~by Michelle

The 12 Days of Christmas Music is coming to an end, and the list of wonderful music is much longer than we could have shared here. But I hope you have enjoyed some of the music all the same. We’d love it if you shared any of your favorite Christmas music in the comments or on our Facebook page.

Before I get to the heart of this last day’s post, I wanted to slide a little something in that I didn’t get to sharing earlier. It’s a wonderful annual program called “Christmas Under the Stars” that is broadcast on BYU-TV. This year, Lauren Daigle was the guest artist, and you can watch the rebroadcast of that concert here. Some past concerts are also available for your enjoyment, including performances with John Legend, The Band Perry, Train, and Vocal Point. (Amy Grant, Michael W. Smith, and Jordan Smith were also guests on this program, but apparently that can’t be viewed on demand anymore. Keep an eye on BYU-TV next Christmas — they did broadcast this concert once this year on December 4. It’s amazing.)

But to finish off our 12 Days of Christmas Music celebration, it seems only fitting to conclude with the glorious “Hallelujah Chorus” from Handel’s Messiah. There are many versions out there, but given the challenges of 2020, I thought the World’s Largest Virtual Hallelujah Chorus would be an appropriate version to share. I encourage you to sing along as you listen!

If you are looking for even more of Handel’s Messiah, you can find a performance of the entire Messiah here, including options for subtitles in French, German, Spanish, and Portuguese). The Tabernacle Choir Messiah page also includes a link for a free downloadable score of the music, which is also available in several languages (click on the flag in the top right corner of the page). And you will find many other resources about this majestic musical masterpiece that honors Jesus Christ in such a powerful way.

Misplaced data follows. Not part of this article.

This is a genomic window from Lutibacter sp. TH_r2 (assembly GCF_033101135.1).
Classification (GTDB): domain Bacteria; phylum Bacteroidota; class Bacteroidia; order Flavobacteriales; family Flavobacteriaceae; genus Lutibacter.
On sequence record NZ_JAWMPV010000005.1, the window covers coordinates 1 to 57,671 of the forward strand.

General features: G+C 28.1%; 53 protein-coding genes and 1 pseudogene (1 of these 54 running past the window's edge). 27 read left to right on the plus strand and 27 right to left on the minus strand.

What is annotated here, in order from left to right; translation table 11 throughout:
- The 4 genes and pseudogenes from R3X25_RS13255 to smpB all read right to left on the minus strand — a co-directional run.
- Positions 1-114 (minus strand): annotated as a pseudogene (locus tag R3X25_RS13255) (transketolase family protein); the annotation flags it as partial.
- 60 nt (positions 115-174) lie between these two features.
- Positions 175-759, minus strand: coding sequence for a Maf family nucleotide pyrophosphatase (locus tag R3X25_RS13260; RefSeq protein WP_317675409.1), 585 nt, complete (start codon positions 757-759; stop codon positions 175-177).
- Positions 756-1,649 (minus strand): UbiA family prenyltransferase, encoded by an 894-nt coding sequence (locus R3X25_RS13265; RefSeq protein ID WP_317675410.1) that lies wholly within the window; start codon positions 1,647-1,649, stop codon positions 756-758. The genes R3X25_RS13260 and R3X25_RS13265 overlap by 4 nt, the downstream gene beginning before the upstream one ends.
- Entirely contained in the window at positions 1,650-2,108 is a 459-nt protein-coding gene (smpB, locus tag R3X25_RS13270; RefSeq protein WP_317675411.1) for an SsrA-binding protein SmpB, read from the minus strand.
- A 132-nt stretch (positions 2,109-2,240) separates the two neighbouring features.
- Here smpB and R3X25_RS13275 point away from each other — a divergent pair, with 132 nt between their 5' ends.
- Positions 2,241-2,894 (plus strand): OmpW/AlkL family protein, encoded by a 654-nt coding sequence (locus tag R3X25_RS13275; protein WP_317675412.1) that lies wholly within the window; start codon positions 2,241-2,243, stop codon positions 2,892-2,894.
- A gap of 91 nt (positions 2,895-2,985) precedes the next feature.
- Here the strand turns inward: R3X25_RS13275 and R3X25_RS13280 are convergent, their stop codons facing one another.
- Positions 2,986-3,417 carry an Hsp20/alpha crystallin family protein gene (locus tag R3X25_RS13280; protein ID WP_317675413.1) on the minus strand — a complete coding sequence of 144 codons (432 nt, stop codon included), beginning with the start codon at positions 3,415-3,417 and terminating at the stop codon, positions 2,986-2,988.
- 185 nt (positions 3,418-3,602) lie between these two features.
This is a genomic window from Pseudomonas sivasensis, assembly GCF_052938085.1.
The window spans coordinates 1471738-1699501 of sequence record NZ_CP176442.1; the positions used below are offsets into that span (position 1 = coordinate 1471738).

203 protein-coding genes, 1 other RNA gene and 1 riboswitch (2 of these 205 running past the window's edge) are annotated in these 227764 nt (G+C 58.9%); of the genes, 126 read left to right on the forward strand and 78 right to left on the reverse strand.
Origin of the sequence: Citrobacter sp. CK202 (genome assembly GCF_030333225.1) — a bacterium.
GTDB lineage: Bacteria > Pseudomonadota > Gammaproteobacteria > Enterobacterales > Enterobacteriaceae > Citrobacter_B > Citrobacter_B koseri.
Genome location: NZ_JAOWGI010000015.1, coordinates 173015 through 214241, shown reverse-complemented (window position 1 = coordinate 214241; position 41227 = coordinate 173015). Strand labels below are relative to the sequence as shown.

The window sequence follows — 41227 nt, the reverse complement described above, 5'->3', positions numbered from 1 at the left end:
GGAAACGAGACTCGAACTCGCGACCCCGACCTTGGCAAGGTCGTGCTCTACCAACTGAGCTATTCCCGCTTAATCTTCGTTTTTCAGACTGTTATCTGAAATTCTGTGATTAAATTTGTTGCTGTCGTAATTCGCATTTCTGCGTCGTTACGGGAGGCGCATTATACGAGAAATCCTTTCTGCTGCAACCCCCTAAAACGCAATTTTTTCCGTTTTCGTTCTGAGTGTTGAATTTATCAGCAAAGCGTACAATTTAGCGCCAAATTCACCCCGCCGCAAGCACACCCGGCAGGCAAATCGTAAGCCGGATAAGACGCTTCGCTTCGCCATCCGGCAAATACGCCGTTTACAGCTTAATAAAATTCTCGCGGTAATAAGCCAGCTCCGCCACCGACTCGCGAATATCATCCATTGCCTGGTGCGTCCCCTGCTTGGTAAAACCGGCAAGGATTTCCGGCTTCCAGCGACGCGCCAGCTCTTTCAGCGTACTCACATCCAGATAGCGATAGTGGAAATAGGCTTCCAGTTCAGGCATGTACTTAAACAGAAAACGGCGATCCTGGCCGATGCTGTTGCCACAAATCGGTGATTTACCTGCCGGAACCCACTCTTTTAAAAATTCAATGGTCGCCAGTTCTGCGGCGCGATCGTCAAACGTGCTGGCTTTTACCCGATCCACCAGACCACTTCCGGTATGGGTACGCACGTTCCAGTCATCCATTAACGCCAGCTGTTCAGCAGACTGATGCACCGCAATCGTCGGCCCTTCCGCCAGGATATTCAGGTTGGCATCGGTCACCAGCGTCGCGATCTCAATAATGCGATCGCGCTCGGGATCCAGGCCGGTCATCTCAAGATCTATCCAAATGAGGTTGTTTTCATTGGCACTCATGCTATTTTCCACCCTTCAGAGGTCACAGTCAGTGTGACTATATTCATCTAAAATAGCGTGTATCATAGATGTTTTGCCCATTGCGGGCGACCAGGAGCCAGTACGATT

Even though we are having to physically separate more than usual this year — not even being able to sing together as usual! — I would like to share Kelli O’Hara’s words when she was interviewed about singing with the Tabernacle Choir (which you can do if you sing along here!)

“Every year, I need to find what it is that brings that really overwhelming sense of everything greater than us, together. I need to find the moment when everybody comes together for that same purpose…. [W]e’re all here for the same thing, for the same bit of love, the same bit of hope, and that’s what it feels like. It’s a oneness, and it’s refreshing.”

After scheduling this post, I stumbled on an opinion piece entitled, “World peace is already here. Are you listening for it?” It echoed what I was feeling as I settled on what to share for the final 12 Days of Christmas Music post, and expanded upon it, so I wanted to be sure to share it.

The article is about Eric Whitacre’s amazing virtual choir that came together over the summer, with over 17,000 voices from 129 countries. You can read the lyrics of the beautiful song, “Sing Gently” in the article. Watch the incredible virtual choir here.

And linger with me on the author’s final words.

When so much consumes us, where do we find peace?

A different choir answered that question two millennia ago. To shepherds they rejoiced at the birth of a babe in a manger, the promised messiah, the Prince of Peace.

Their heavenly song lifts us today if we’re willing to join them.

On this Christmas day, wherever we are, singing and celebrating safely in our own private spaces, we can still join our hearts together as one around the world as we celebrate and sing personal praises to the One who came to save us all.

Merry Christmas!

May we sing together, always.

May our voice be soft.

May our singing be music for others

and may it keep others aloft.

Sing gently, always.

Sing gently as one.

May we stand together, always.

May our voice be strong.

May we hear the singing and

May we always sing along.

-Eric Whitacre